That complexity extends to the state’s Democratic majority, Mr. Rendon added. “When the left is united in California,” he said, “we win.” But on issues from bail reform to rent control, he said, the party’s factions — progressive, moderate, coastal, inland — “were not all on the same page” this election year.
The way voters approached taxes was also nuanced. Local ballot initiatives were set to generate at least $15 billion in new bond authorizations, according to the California Local Government Finance Almanac. But the biggest tax question of the election — whether to raise property taxes on corporations and other large landowners — looked headed for defeat.
For all their liberal leanings on issues like the environment, California voters have long been less welcoming to new taxes than their reputation would suggest. For 40 years the pillar of local finance has been Proposition 13, the 1978 measure that limited local property taxes and has been considered politically untouchable ever since.
Expecting a Democratic wave, a coalition of public employees’ unions and progressive groups targeted 2020 as a moment to peel back part of the law. Their measure, Proposition 15, would have removed the Proposition 13 tax limits on commercial properties like office buildings and industrial parks, continuing to shield homeowners while raising an estimated $6.5 billion to $11.5 billion a year for public schools and local governments. The measure was trailing on Thursday, suggesting that, even if it wins, close to half of voters remain fiercely protective of Proposition 13.
California is unique in its reliance on direct democracy to decide some of the most crucial issues of the day. Ballots bulge with so many initiatives they might be better described as booklets. And it is not just ideology or the zeitgeist that can determine the outcome. Corporate interests, wealthy donors and advocacy organizations spend what amounts to hundreds of millions of dollars on initiatives every election.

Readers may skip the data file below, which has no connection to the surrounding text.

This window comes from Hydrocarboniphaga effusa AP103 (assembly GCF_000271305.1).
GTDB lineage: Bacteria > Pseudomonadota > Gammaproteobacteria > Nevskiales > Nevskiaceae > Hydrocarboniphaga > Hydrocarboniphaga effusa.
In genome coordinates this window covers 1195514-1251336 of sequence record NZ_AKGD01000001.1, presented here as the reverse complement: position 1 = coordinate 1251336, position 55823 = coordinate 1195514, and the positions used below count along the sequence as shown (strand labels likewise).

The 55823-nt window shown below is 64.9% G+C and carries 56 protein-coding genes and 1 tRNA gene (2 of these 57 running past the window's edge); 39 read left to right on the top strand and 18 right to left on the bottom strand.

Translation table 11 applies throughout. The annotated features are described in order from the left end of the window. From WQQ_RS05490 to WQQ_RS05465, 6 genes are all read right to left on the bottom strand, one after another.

The proposition that repealed the labor protections for ride-share and delivery drivers saw more than $200 million in campaign spending, breaking national records for a ballot initiative.
More than $100 million was also spent on another hot-button measure, rent control. Polls showed that the housing crisis was the No. 1 concern for state voters, and Gov. Gavin Newsom dedicated the bulk of his State of the State speech to the state’s worst-in-the-nation homeless problem. And yet voters up and down the state resoundingly rejected efforts to expand tenants’ rights and rent control.
The most prominent example was the failure of Proposition 21, a ballot initiative that would have given local governments more leeway to cap rental rates but was decisively defeated, according to The Associated Press. That marked the second time in two years California voters have rejected rent control by wide margins, and for the most part local attempts have not fared any better: On Tuesday, voters in Sacramento and Burbank also rejected rent control proposals.
“I keep thinking of this house I saw in a pretty affluent neighborhood that had a ‘Biden Harris’ sign and ‘No on 21’ sign,” said Tony Roshan Samara, program director of land use and housing at Urban Habitat, a Bay Area policy and advocacy organization. “That captures it. People will vote Democratic but when it comes to these issues of land and property, they vote in the interest of landowners.”
Californians are sometimes described as moderate on fiscal matters but liberal on social ones. That seemed mainly consistent with the passage of a number of criminal justice measures, perhaps most importantly the rejection of an initiative that would have made it harder for people convicted of certain felonies to be considered for early release from prison.
Jerry Brown, the state’s former governor, called the vote a “decisive repudiation” of punitive sentences and a “milestone” in California’s evolution from the 1980s and 1990s, when the state, amid crime waves and the crack epidemic, led the way on mass incarceration.
“There’s a lot of work to be done in this field, but California is showing the way in a very positive and I think creative way,” Mr. Brown said.
Mr. Brown spent $1 million left over from his campaign funds to defeat the measure, which was supported by police unions and get-tough-on-crime politicians and would have reimposed restrictions on early releases and toughen sentences for certain crimes.
What do voters think about voting for Democrats and at the same time not supporting Democratic-led initiatives? José Legaspi, a Los Angeles resident who runs shopping centers in Latino communities across the country, said he hardly saw a contradiction. He voted for Mr. Biden and did not think twice about opposing the measure that would raise taxes on commercial properties.
“I truly believe in paying taxes,” he said. “However there is a point at which one should limit how much more in taxes one should personally pay.”
Thomas Fuller and Conor Dougherty reported from Oakland, Shawn Hubler from Sacramento, and Tim Arango from Los Angeles. Jill Cowan and Miriam Jordan contributed reporting from Los Angeles.